Picks at skin
When it happens
Moderate to severe-stage dementia
Why it happens
Picking at the skin is one of many different repetitive behaviors some people show, especially when they're nervous, upset, bored, angry, or feeling vulnerable.
What you can do
Appreciate that this curious symptom is a function of the disease that can't simply be "stopped."
See if you can identify what triggers the behavior. Is your loved one tired? In the company of new people or feeling insecure for some other reason? Is there too much background noise? Are you about to do something (like bathing) that your loved one dislikes? Could he or she be bored or lonesome?
Try not to dwell on the behavior or keep saying, "Don't do that!" Instead focus on the person more generally -- his or her mood and the surrounding circumstances. When in doubt, take the behavior as a sign that your loved one is in need of comfort and reassurance. Provide added attention, give a hug or stroke the hands, find something pleasant to do.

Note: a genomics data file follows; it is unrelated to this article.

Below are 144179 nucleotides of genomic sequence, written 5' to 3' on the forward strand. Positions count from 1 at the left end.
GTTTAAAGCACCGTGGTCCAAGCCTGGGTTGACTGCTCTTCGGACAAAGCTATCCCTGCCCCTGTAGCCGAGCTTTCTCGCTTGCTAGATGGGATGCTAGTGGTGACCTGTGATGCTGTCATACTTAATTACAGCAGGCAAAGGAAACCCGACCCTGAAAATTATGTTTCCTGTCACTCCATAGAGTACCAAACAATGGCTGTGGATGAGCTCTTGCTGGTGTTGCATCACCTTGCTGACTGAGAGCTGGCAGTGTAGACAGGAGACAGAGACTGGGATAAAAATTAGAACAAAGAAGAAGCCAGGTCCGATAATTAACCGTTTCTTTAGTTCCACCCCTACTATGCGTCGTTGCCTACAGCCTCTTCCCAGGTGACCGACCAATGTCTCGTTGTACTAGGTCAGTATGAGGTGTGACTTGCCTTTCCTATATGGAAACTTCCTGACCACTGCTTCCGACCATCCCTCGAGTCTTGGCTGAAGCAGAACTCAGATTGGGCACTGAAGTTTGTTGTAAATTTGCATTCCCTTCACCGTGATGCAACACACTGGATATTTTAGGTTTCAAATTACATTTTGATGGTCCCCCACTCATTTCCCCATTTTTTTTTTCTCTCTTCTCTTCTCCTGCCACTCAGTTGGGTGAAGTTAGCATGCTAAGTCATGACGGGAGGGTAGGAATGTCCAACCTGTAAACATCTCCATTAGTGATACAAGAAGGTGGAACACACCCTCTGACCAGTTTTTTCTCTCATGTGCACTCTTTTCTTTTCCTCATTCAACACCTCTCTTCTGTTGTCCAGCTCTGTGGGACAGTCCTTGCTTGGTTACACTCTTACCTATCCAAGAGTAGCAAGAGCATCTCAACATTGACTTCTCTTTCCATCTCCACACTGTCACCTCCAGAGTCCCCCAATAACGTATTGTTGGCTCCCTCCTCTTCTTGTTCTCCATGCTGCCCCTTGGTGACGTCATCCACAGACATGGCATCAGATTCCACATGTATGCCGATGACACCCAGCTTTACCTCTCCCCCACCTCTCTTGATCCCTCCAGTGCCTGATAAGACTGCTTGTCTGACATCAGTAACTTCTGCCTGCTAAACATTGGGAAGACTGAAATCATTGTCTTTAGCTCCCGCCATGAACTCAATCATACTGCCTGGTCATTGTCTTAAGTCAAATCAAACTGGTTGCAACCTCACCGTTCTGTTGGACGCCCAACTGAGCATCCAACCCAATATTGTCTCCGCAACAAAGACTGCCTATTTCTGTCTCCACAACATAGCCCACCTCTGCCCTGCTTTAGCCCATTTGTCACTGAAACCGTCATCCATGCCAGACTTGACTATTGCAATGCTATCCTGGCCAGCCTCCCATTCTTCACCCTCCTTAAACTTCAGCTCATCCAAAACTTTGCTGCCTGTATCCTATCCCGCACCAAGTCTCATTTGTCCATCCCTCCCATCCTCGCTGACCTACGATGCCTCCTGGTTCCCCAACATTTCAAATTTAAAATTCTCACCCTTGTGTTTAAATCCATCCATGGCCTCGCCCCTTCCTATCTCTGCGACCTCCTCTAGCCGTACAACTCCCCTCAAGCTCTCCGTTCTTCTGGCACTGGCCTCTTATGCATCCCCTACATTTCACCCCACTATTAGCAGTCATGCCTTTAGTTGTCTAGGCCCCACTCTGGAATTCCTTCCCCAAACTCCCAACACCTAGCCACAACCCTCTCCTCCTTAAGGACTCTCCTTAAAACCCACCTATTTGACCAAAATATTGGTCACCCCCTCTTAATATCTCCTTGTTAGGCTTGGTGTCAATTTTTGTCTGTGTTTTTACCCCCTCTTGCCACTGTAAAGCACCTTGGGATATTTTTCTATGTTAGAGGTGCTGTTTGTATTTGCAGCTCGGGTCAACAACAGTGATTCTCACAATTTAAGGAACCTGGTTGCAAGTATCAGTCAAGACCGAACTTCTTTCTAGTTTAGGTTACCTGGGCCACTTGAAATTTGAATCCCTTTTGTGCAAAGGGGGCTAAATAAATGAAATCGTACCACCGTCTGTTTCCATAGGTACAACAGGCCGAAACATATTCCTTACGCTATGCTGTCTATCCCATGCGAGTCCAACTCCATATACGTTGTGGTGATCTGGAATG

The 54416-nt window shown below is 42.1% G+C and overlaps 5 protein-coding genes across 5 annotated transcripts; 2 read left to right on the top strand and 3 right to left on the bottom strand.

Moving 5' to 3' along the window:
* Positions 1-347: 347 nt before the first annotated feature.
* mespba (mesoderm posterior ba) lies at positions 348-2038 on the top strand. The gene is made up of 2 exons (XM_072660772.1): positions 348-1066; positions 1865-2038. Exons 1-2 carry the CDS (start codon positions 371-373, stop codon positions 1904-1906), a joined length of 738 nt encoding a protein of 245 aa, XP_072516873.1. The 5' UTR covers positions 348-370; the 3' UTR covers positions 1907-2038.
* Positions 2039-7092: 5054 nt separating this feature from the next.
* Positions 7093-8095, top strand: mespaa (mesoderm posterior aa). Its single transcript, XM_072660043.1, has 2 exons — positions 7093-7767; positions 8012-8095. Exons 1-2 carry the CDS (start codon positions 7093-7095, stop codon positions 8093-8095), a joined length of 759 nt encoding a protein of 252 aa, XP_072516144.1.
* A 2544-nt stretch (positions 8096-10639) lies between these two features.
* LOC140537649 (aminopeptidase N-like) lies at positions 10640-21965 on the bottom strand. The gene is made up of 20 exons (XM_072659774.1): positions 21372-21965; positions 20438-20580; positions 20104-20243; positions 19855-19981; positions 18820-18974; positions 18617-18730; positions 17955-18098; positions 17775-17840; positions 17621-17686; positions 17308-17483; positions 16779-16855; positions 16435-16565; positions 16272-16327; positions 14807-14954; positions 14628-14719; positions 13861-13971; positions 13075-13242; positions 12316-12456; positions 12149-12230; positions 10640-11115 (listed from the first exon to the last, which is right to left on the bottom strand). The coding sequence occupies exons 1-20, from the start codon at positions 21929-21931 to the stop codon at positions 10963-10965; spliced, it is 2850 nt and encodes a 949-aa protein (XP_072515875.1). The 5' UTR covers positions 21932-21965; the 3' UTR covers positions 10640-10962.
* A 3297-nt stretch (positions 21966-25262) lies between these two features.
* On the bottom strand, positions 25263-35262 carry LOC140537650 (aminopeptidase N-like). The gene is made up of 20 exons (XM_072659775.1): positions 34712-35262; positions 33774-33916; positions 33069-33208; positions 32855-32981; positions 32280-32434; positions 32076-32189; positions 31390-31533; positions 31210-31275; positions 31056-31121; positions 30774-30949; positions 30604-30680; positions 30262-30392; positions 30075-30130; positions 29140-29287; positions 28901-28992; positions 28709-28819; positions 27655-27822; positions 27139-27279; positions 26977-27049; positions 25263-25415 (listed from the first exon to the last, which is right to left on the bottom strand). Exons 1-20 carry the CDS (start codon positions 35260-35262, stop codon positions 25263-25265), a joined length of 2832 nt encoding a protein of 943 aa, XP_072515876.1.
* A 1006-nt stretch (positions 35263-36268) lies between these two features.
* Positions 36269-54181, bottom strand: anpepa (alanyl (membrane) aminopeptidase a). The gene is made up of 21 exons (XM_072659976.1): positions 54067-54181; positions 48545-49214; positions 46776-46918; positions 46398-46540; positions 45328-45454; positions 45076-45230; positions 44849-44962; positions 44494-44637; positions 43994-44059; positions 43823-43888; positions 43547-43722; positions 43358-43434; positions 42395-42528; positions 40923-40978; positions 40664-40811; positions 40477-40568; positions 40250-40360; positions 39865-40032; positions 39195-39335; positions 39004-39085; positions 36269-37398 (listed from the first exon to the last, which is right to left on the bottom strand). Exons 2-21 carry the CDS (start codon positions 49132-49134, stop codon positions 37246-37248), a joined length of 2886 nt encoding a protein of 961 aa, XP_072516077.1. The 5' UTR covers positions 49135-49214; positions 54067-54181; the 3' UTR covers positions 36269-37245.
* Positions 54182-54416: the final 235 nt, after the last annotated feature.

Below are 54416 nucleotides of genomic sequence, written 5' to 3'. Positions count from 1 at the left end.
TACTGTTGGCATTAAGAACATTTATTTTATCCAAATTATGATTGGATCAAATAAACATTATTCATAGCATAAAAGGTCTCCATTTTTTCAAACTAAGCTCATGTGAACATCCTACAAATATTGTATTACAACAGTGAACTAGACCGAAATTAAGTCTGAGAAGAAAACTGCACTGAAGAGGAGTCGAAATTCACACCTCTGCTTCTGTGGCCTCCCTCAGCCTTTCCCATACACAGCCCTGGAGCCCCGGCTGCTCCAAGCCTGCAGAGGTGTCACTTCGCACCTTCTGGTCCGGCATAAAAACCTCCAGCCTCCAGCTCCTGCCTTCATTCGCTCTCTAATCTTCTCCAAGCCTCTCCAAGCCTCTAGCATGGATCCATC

Look for ways to channel nervous energy into other activities involving the hands: balling yarn, working with safe hand tools, playing with worry beads, stacking materials like blocks, sorting buttons or socks, peeling potatoes or carrots.
Speak reassuringly and use positive body language.
Ask the doctor about the best way to protect and medicate skin. Certain creams may make it harder for the person to persist in this habit.